Not A Grimm Vigilante Or Stranger From Another World – Chris Roberson Talks Doc Savage #6
Chris Robeson continues his run on the Man of Bronze with Doc Savage #6 out this week. Battlestar Galactica writer Dan Abnett talked with Chris about what drew him to the project, what his plans are for Doc and what it's like having covers by Alex Ross.
DAN ABNETT: Chris, Doc Savage is probably the ultimate pulp hero. What is it about the Man of Bronze that appeals to you? What drew you to this project?
CHRIS ROBERSON: I first encountered Doc Savage through the James Bama covers on the Bantam reprints back in the 70s. I think it was the visual that hooked me first, but when I started reading the novels I was really taken with the character himself. He's not a grim vigilante, or a strange visitor from another world. Doc Savage is a normal human who has trained himself to be the pinnacle of achievement physically, mentally, and morally, and has dedicated his life to fighting evil and pursuing knowledge. How awesome is that?
CR: A HUGE fan. Being able to write Doc Savage story has been an ambition of mine since I was a kid, and in fact I lobbied Dynamite HARD for this opportunity!
DA: Can you tell us (tease us) a little bit about what you're doing here? And beyond?
CR: The hope was to introduce Doc to new readers while still presenting the elements that longtime fans might expect, and to ground the character in the milieu established by Lester "Kenneth Robeson" Dent back in the 30s and 40s, but then evolve things gradually as the series progresses.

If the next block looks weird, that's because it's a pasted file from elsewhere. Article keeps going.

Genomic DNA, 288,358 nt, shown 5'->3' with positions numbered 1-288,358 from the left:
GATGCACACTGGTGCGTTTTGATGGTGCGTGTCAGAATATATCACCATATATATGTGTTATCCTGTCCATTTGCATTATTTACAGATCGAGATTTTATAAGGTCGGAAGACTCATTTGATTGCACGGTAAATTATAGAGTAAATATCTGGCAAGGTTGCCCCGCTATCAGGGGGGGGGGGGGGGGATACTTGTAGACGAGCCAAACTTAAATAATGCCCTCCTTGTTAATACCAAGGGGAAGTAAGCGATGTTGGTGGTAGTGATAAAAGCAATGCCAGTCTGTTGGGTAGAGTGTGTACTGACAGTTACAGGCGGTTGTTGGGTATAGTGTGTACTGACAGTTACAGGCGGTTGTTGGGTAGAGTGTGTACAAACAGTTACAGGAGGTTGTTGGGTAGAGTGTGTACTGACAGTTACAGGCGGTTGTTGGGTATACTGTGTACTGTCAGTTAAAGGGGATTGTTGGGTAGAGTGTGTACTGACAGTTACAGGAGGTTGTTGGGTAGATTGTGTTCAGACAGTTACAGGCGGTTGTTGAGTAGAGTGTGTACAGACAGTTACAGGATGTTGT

DA: Are you 'modernizing' Doc Savage?
CR: Doc himself isn't changing, as such, but we've created a scenario in which he can begin as the classic pulp character readers have known for the past 80 years, but gradually bring him forward into the modern day in a way that retains the core of the character and his appeal, while introducing more contemporary elements around him.
CR: Bilquis is truly a find! Really, she was just amazing at the outset, and I honestly believe that she's levelling up with each successive issue. As time has gone on my scripts have gotten looser and looser, in terms of panel description, but I still tend to include a lot of image reference, just to communicate what I have in mind in terms of setting, props, or wardrobe. It's one of the challenges and opportunities of doing a period book, that we on the one hand have to remain faithful to very particular moments in history, while at the same time having these vast resources to draw upon for reference.
DA: Alex's cover for six is awesome (of course) and very powerful. Did you have a fan-boy gush when you saw it (like I did)? Do you give Alex direction or just let him unleash his awesomeness? :)
CR: I have fanboyish glee EVERY time I get one of Alex's new cover designs. The typical process is that I'll jot down a few sentences of synopsis about what the issue will be about, and call out specific settings or incidents that I think might make useful grist for the mill. And then Alex goes off and does his magic. And since the covers are usually being done in parallel with the scripting, they'll often feed back into the writing of the script itself, as I may tweak things or change focus somewhat if Alex has hit upon an approach with the cover image that hadn't occurred to me before, from a narrative standpoint.
CR: Only that writing Doc Savage is truly a childhood dream come true, and I am having a RIDICULOUS amount of fun working on the book!
For more on Doc Savage #6, click here.
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